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Treatment Patterns and Survival of Elderly Patients With Breast Cancer Brain Metastases

Leone, José P., MD*; Haraldsson, Bjarni, MS; Mott, Sarah L., MS; McDowell, Bradley D., PhD; Chrischilles, Elizabeth A., PhD

American Journal of Clinical Oncology: January 2019 - Volume 42 - Issue 1 - p 60–66
doi: 10.1097/COC.0000000000000477
Original Articles: Breast

Objectives: The main objective of this study was to analyze treatment patterns of elderly patients with breast cancer brain metastases (BCBM), evaluate characteristics associated with treatment selection, and to analyze trends in overall survival (OS) over time.

Materials and Methods: We included women with BCBM reported to the Surveillance, Epidemiology, and End Results Medicare Program from 1992 to 2012. Treatments were recorded from Medicare claims from the date of brain metastases diagnosis until 60 days after. Treatments included resection, radiation, and chemotherapy. Cochran-Armitage tests were used for analysis of treatment patterns. Multinomial logistic regression was applied to determine factors associated with treatment selection. Cox regression modelled OS trends within each treatment modality across time.

Results: Among 5969 patients included, treatment rates increased from 50% in 1992 to 64.1% in 2012 (P<0.01). Therapy combining radiation, resection, and/or chemotherapy also increased from 8.8% to 18% over the same period (P<0.01). Combined therapy was significantly more likely among patients with extracranial metastases, those with estrogen-negative tumors, younger age at diagnosis, no comorbidities and more recently diagnosed brain metastases. OS improved over time for patients who received a combination of ≥2 treatments (hazard ratio, 0.89 per every 5 more recent diagnosis years; P<0.05). Older patients, those with extracranial metastases, or estrogen/progesterone-negative tumors showed significantly shorter OS.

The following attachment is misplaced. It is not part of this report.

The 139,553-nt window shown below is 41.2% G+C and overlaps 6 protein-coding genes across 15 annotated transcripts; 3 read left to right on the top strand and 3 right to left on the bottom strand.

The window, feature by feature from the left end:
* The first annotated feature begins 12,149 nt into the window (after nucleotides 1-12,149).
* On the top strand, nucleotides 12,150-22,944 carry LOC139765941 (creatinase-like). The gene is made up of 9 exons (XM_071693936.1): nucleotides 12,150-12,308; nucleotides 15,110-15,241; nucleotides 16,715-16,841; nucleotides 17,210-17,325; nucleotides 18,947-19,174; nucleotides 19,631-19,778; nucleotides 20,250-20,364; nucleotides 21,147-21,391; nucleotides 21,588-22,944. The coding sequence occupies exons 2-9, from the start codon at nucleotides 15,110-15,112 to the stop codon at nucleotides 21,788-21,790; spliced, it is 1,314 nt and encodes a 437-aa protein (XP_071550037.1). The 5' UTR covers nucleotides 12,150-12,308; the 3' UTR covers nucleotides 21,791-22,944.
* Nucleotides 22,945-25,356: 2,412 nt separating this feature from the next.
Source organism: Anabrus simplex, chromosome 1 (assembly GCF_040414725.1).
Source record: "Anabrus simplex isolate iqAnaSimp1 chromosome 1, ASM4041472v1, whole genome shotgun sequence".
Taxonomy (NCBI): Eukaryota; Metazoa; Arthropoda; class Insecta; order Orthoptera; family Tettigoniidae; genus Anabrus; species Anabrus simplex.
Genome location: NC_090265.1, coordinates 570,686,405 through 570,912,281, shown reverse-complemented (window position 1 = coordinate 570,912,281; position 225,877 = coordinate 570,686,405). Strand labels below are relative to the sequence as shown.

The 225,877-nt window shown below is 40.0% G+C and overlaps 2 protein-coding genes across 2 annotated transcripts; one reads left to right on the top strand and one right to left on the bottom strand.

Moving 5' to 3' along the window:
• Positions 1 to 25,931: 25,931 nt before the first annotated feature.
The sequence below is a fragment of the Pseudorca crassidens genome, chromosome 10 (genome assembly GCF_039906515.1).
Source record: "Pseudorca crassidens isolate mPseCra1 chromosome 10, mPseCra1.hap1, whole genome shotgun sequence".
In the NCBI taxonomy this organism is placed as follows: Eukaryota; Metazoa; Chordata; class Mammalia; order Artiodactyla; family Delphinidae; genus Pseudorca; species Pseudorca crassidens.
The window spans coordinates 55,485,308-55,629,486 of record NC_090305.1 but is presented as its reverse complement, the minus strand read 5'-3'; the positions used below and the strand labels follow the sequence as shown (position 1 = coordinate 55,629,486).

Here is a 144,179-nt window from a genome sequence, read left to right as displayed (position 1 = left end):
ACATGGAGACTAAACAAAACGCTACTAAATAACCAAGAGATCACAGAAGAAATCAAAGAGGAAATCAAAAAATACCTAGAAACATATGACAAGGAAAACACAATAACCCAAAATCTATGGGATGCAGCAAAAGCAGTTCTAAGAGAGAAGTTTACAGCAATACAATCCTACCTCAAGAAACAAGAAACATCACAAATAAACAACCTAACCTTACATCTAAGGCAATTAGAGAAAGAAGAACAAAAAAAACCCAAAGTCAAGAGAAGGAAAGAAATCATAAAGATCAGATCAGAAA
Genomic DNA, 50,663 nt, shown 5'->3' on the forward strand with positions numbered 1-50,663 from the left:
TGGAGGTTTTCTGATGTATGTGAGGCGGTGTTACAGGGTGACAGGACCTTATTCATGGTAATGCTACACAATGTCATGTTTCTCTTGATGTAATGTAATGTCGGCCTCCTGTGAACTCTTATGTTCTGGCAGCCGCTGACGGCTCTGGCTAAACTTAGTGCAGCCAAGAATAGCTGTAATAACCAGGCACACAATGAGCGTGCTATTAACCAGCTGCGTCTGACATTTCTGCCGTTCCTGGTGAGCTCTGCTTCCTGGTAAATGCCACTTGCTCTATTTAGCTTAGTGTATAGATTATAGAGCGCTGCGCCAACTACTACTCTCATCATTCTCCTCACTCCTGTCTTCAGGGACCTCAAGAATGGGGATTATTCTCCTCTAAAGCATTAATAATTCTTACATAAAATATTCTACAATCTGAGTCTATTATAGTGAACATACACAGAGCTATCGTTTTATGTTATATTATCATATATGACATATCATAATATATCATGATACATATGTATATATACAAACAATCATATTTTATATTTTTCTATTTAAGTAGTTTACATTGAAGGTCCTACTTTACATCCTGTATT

Conclusions: We observed substantial changes in treatment patterns and OS over time in patients with BCBM. We identified several factors associated with specific treatment use. Patients who underwent a combination of ≥2 treatments experienced a significant improvement in OS over time.

*Department of Medical Oncology, Breast Oncology Program, Dana-Farber Cancer Institute, Harvard Medical School, Boston, MA

Department of Epidemiology, University of Iowa College of Public Health

University of Iowa, Holden Comprehensive Cancer Center, Iowa City, IA

Presented in part at the 2016 San Antonio Breast Cancer Symposium: abstract P5-08-26.

Supported by the University of Iowa Holden Comprehensive Cancer Center Biostatistics and Population Research Cores (P30 CA086862).

The authors declare no conflicts of interest.

Reprints: José P. Leone, MD, Dana-Farber Cancer Institute, 450 Brookline Ave, Boston, MA 02215. E-mail: JoseP_Leone@dfci.harvard.edu.

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